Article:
Short-eared Owl On An Old Juniper Fence Post

/, Box Elder County, Short-eared Owls, Utah/Short-eared Owl On An Old Juniper Fence Post

Short-eared Owl male on a old juniper fence postShort-eared Owl male on a old juniper fence post – Nikon D500, f7.1, 1/2000, ISO 640, -0.3 EV, Nikkor 500mm VR with 1.4x TC, natural light, not baited

It might seem strange to miss an old fence post but I do. The fence was made with barbed wire and what people here call cedar but it was actually made from junipers. The fence posts were worn, weathered, crooked, split and each post had a character of its own and they could have been there for 50 years or longer.

I loved taking photos of birds on those old fence posts like this male Short-eared Owl that was looking down to the ground for prey. I photographed him on the weathered fence post in mid June of this year with one of his young nearby.

I didn’t know then that it would be the last photo I would take of birds on the old fence or this particular fence post. I guess the old fence was good enough to keep sheep inside it but not good enough to keep cattle in it because that fence was torn down and replaced.

Stormy weather over Box Elder CountyStormy weather over Box Elder County – Nikon D810, f10, 1/800, ISO 320, Nikkor 18-200mm VR at 18mm, natural light

It was replaced with dark metal poles with bright yellow-green tips. I wasn’t happy to see the new fence at all and I still can’t look at it without thinking of all the birds I had photographed on the old fence posts.

I guess some people might think it is odd to miss those old fence posts but I do and I happen to know I am not alone.  I know we will miss photographing birds on the fence posts that were torn down.

Life is good.



  1. Elephants Child August 13, 2017 at 2:27 pm

    Echoing others. I love the weathered old posts. And sometimes progress is a completely retrograde step. Or so my grumpy self insists.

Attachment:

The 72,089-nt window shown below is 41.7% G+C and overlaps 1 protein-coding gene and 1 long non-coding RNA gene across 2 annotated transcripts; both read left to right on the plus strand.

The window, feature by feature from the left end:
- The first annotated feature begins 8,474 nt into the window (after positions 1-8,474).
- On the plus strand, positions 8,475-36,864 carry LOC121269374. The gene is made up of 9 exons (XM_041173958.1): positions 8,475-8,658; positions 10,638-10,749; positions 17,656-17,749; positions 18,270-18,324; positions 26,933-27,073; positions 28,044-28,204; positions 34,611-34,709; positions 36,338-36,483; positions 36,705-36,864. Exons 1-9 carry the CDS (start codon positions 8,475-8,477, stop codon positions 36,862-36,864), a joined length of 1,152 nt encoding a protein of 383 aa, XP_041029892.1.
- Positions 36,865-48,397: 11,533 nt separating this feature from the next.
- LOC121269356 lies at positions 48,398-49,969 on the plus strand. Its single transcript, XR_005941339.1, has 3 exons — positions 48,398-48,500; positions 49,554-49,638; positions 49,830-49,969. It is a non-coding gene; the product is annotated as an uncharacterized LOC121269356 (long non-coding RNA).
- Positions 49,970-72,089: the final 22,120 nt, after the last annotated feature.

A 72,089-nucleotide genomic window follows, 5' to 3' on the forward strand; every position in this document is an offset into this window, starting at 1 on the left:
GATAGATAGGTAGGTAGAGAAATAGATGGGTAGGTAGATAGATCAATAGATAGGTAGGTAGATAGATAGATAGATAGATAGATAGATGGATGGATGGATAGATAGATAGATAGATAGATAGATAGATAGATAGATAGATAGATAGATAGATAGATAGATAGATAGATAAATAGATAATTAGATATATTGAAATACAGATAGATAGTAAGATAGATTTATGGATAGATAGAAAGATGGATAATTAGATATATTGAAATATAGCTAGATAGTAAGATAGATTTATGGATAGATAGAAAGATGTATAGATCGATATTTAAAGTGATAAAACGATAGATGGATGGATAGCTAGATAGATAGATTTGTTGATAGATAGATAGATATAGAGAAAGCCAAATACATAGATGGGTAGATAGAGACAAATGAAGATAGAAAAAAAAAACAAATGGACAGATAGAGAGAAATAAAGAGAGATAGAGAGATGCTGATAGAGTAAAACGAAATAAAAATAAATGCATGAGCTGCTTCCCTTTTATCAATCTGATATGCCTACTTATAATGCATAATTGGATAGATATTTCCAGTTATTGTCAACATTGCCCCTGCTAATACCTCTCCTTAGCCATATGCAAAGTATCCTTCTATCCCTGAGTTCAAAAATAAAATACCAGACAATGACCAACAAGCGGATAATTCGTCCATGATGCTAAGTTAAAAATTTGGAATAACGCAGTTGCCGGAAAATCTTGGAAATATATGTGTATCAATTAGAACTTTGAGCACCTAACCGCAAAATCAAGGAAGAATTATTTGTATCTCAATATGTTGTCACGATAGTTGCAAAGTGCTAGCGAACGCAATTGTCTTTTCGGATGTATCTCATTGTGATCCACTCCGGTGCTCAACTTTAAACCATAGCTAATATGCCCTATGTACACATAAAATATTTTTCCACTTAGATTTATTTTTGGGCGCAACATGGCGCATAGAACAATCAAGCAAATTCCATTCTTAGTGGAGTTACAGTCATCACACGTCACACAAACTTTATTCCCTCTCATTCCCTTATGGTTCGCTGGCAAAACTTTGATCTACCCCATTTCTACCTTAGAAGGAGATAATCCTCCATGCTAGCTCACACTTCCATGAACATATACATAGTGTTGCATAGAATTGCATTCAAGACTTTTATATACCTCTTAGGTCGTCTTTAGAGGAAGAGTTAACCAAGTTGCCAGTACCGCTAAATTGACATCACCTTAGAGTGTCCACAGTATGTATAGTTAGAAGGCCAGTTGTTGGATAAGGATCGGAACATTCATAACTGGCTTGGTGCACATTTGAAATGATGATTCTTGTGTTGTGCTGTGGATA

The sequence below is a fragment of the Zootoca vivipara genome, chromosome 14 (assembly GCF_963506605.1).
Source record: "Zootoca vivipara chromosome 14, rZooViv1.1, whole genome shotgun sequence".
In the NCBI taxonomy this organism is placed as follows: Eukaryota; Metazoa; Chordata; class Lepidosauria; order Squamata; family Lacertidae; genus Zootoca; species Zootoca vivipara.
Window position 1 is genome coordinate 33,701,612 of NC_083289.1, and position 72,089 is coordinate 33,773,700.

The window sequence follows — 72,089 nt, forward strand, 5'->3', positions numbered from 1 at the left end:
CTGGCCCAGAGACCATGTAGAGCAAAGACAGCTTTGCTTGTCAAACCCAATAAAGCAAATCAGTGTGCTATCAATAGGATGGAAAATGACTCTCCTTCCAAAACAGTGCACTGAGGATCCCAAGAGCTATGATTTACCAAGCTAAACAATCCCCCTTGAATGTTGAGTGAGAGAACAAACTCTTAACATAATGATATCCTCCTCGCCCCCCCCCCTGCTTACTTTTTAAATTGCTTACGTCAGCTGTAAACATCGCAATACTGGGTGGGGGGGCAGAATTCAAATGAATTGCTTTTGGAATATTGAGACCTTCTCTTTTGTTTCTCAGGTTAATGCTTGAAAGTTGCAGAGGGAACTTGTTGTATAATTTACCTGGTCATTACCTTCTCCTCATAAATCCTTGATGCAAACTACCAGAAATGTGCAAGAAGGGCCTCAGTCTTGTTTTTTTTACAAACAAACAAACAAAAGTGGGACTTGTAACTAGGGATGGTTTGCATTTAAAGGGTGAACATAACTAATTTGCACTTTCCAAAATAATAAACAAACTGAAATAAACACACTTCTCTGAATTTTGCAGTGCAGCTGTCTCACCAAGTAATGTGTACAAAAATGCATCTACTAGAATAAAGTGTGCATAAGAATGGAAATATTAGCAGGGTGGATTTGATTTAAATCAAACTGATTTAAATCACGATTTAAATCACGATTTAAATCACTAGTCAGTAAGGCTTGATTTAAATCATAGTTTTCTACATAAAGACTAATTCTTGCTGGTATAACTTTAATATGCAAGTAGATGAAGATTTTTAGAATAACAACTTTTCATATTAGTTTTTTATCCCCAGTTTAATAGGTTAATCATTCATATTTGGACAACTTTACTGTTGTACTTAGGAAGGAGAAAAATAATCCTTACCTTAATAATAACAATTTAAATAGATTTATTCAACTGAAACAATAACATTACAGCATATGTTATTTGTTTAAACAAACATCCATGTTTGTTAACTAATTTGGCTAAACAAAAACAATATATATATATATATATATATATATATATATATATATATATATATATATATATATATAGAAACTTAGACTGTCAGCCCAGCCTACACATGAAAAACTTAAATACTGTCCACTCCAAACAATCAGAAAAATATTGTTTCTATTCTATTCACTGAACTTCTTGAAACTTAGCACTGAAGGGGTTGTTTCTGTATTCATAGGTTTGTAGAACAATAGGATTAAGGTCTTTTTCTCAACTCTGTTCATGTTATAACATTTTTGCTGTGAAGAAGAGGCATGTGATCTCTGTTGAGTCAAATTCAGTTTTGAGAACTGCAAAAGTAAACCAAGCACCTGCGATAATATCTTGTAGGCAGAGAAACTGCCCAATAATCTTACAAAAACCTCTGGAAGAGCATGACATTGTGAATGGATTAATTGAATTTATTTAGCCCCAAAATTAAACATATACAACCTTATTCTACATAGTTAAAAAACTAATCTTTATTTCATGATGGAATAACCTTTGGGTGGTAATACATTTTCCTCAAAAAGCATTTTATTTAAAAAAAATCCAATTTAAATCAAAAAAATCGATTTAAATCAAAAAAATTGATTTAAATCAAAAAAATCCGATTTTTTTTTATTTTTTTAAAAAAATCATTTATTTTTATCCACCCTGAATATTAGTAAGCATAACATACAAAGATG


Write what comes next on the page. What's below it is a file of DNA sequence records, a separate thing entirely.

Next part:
• Laura Culley August 13, 2017 at 3:34 pm

      Yesterday I asked myself if I’d ventured into the You-kids-get-off-my-grass stage of my life. Of course, I don’t have any grass here, nor are there any kids to get on it, but the point remains. I think I’m there. I have to keep reminding myself about yin and yang, yin and yang. But there seems to be more yin than yang these days (says the cranky old crone…LOL) . 😉

  2. Pepe Forte August 13, 2017 at 1:23 pm

    I am also very fond of your images of birds on gnarly old fence posts or aged tree branches. The weathering and the character of the wood speaks to the toll of many years. It is probably no coincidence that my kids look at me the same way. Great post Mia. Thanks.

  3. Patty Chadwick August 13, 2017 at 11:30 am

    Wonderful images!!!

  4. Laura Culley August 13, 2017 at 9:59 am

    No, you are NOT alone! And the best I can do this morning is to echo what Patty, Liz and April have already said. We lose so much with our incessant quest for progress. And only a few of us really GET that.

    • Patty Chadwick August 13, 2017 at 11:29 am

      I used to think that “progress” meant FORWARD MOVEMENT TOWARD SOMETHING BETTER”. I realize now that was naive…it often means going backward or downward toward something worse…

  5. Patty Chadwick August 13, 2017 at 9:53 am

    I have always loved the look of old weathered wood fence posts..Loved the silver colors, the textures, the warmth of them, the naturalness of them…these metal ones are cold and ugly looking…the only thing I can say in their fsvor, is that at least fewer trees may be cut down for fence posts…

  6. Liz Cormack August 13, 2017 at 9:02 am

    No, you are not alone when it comes to old fence posts. I love the old weathered look. Not impressed by the new fencing at all.

  7. April Olson August 13, 2017 at 6:30 am

    That is sad. I like the old west look of the fence. I have not been that way since we released the Burrowing Owl.

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